A government shutdown looms as Congress risks missing a key deadline this weekend over the battle in the Senate on a massive 2,000-page catchall spending bill that Republicans have vowed to oppose unless they can strip it of earmarks.
Senate Majority Leader Harry Reid is expected Thursday to take up the $1.27 trillion omnibus spending bill that would fund the government through the end of the fiscal year, to Sept. 30.
But Republicans have threatened to stall debate by forcing the 1,924-page bill to be read aloud in the Senate -- a move that would take 35 to 40 hours and push the debate into Saturday, according to numerous aides.
A temporary stopgap measure currently funding the government is set to expire midnight on Saturday. But a number of procedural steps would prevent the Senate from getting to a final vote until late Monday or early Tuesday.
"It's not our fault," a senior Senate Democratic leadership aide said about a potential government shutdown. The aide argues that Republicans are insisting on obstructing this bill.
Republicans and some Democrats argue that the Senate should follow in the footsteps of the House and pass another temporary spending bill to fund the government at current levels until February, when lawmakers would have time to examine the spending. By then, Republicans will control the House and hold six additional seats in the Senate.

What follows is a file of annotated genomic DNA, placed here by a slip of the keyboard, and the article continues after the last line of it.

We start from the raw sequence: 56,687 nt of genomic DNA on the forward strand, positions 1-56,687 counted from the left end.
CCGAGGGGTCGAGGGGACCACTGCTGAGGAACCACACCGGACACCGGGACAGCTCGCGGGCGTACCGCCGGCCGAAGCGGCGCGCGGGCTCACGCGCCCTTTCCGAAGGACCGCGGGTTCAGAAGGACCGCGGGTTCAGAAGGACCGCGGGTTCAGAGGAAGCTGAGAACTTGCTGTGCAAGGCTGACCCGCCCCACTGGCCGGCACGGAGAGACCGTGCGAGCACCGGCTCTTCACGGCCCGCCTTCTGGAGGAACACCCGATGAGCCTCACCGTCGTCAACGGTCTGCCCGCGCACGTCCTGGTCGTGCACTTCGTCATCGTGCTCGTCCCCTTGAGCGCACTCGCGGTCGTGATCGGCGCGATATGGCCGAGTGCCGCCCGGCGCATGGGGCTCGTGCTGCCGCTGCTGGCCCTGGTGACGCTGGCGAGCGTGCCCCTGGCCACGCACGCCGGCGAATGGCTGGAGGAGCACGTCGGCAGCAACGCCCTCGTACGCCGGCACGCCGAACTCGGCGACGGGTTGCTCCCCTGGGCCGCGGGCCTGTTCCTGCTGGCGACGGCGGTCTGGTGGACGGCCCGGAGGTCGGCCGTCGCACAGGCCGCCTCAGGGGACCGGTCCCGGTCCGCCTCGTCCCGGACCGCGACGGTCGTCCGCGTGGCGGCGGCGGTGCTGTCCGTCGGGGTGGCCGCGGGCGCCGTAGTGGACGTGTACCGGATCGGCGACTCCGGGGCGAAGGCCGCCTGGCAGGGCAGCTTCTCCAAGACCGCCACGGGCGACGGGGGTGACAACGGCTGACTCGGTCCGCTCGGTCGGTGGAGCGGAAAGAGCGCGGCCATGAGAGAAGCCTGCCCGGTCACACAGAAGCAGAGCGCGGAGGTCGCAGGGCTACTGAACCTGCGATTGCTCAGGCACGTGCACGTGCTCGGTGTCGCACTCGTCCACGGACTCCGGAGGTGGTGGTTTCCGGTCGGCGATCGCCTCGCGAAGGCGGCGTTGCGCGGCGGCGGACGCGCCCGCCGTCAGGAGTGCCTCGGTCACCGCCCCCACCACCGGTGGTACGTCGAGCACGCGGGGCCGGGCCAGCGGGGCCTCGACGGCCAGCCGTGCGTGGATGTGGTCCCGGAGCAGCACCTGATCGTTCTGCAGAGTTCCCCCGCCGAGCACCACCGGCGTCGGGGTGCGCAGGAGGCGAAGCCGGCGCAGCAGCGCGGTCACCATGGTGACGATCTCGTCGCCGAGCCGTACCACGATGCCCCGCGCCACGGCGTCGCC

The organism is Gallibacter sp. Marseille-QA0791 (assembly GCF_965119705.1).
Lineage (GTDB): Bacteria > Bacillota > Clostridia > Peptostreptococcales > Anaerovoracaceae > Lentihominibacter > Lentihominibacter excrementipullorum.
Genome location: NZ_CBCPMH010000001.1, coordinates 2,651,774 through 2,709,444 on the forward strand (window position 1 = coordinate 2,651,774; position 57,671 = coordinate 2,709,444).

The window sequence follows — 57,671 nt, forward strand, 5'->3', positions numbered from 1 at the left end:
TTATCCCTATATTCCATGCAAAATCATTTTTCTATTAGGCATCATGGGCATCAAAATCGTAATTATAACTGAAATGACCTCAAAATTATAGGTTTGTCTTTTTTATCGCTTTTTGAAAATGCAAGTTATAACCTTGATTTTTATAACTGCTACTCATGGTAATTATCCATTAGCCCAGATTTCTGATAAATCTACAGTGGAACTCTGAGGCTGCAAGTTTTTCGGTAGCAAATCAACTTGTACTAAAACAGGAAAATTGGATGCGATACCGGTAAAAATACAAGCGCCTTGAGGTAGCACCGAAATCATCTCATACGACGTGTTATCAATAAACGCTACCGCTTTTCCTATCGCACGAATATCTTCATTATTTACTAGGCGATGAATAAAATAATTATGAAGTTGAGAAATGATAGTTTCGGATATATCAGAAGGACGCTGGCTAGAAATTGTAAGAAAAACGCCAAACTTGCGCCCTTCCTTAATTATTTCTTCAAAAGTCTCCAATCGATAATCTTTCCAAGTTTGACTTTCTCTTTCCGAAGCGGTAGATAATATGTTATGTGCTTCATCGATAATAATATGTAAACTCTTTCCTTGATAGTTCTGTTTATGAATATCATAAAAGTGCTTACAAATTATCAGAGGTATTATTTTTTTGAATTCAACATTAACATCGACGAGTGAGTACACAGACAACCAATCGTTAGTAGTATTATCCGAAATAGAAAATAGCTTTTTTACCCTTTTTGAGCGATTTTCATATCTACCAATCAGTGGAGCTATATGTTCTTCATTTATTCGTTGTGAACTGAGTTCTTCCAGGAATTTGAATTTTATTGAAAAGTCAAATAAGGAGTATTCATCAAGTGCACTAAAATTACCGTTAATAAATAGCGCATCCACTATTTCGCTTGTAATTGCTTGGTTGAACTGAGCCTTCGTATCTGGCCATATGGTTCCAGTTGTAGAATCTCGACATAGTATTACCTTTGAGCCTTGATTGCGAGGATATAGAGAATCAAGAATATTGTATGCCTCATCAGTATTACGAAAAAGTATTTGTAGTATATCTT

But if President Obama doesn't sign into law either the Democratic-proposed bill or a temporary stopgap measure by Saturday, then the government will close shop.
Senate Minority Leader Mitch McConnell, R-Ky., encouraged his members to reject the bill.
"Americans told Democrats last month to stop what they've been doing: bigger government, 2,000-page bills jammed through on Christmas Eve, wasteful spending," he said on the Senate floor Wednesday morning. "The bill is a monument to all three."
McConnell noted that the bill includes more than $1 billion to fund the new health care law -- a provision that he said by itself is enough to spur Republicans who have vowed to repeal it to oppose the measure.
"It's being dropped on us with just a few days to go before the Christmas break, ensuring that no one in Congress has a chance to examine it thoroughly before the vote," he said. "And ensuring that Americans don't have a chance to see what's in it either. This, too, is reason enough to oppose it."
Thousands of earmark requests -- pet projects of lawmakers -- are listed in the bill, worth about $8 billion.
Sen. John McCain tweeted the top 10 earmarks in the spending bill, including $247,000 for virus free wine grapes in Washington State, $413,000 for peanut research in Alabama, $235,000 for noxious weed management in Nevada and $400,000 for solar parking canopies and plug-in electric stations in Kansas.
McCain expressed disbelief about the projects.
"Are we tone deaf? Are we stricken with amnesia?" he said, adding that voters made it clear in last month's midterm elections that they're tired of business as usual in Washington.
Fox News' Trish Turner contributed to this report.